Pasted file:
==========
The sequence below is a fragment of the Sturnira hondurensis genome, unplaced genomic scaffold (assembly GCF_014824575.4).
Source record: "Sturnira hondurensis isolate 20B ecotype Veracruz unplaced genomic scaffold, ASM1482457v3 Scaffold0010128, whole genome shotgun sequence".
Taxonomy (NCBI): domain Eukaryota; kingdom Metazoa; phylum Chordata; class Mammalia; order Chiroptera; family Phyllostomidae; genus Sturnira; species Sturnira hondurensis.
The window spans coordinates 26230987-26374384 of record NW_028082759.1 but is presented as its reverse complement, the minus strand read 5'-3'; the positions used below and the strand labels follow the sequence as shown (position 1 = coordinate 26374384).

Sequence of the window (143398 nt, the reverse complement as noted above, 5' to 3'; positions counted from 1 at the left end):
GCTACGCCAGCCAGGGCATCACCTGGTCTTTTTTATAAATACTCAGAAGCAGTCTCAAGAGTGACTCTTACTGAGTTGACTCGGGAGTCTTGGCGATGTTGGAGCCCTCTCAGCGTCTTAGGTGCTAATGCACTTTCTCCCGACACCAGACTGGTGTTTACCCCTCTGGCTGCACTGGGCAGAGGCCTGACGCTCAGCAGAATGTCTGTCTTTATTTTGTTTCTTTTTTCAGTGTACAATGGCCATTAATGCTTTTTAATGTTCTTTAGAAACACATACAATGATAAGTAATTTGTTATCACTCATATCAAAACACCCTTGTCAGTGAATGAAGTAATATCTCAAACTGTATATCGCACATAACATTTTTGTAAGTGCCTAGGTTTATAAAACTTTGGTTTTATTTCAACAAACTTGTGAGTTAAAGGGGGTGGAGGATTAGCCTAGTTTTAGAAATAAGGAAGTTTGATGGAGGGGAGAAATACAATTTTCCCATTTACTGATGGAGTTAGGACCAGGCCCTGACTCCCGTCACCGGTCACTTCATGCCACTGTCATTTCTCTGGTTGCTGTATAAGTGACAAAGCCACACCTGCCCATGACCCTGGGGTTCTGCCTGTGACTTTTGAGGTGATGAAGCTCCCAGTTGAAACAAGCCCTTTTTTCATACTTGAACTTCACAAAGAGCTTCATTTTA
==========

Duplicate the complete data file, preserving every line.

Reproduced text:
The sequence below is a fragment of the Sturnira hondurensis genome, unplaced genomic scaffold (assembly GCF_014824575.4).
Source record: "Sturnira hondurensis isolate 20B ecotype Veracruz unplaced genomic scaffold, ASM1482457v3 Scaffold0010128, whole genome shotgun sequence".
Taxonomy (NCBI): domain Eukaryota; kingdom Metazoa; phylum Chordata; class Mammalia; order Chiroptera; family Phyllostomidae; genus Sturnira; species Sturnira hondurensis.
The window spans coordinates 26230987-26374384 of record NW_028082759.1 but is presented as its reverse complement, the minus strand read 5'-3'; the positions used below and the strand labels follow the sequence as shown (position 1 = coordinate 26374384).

Sequence of the window (143398 nt, the reverse complement as noted above, 5' to 3'; positions counted from 1 at the left end):
GCTACGCCAGCCAGGGCATCACCTGGTCTTTTTTATAAATACTCAGAAGCAGTCTCAAGAGTGACTCTTACTGAGTTGACTCGGGAGTCTTGGCGATGTTGGAGCCCTCTCAGCGTCTTAGGTGCTAATGCACTTTCTCCCGACACCAGACTGGTGTTTACCCCTCTGGCTGCACTGGGCAGAGGCCTGACGCTCAGCAGAATGTCTGTCTTTATTTTGTTTCTTTTTTCAGTGTACAATGGCCATTAATGCTTTTTAATGTTCTTTAGAAACACATACAATGATAAGTAATTTGTTATCACTCATATCAAAACACCCTTGTCAGTGAATGAAGTAATATCTCAAACTGTATATCGCACATAACATTTTTGTAAGTGCCTAGGTTTATAAAACTTTGGTTTTATTTCAACAAACTTGTGAGTTAAAGGGGGTGGAGGATTAGCCTAGTTTTAGAAATAAGGAAGTTTGATGGAGGGGAGAAATACAATTTTCCCATTTACTGATGGAGTTAGGACCAGGCCCTGACTCCCGTCACCGGTCACTTCATGCCACTGTCATTTCTCTGGTTGCTGTATAAGTGACAAAGCCACACCTGCCCATGACCCTGGGGTTCTGCCTGTGACTTTTGAGGTGATGAAGCTCCCAGTTGAAACAAGCCCTTTTTTCATACTTGAACTTCACAAAGAGCTTCATTTTA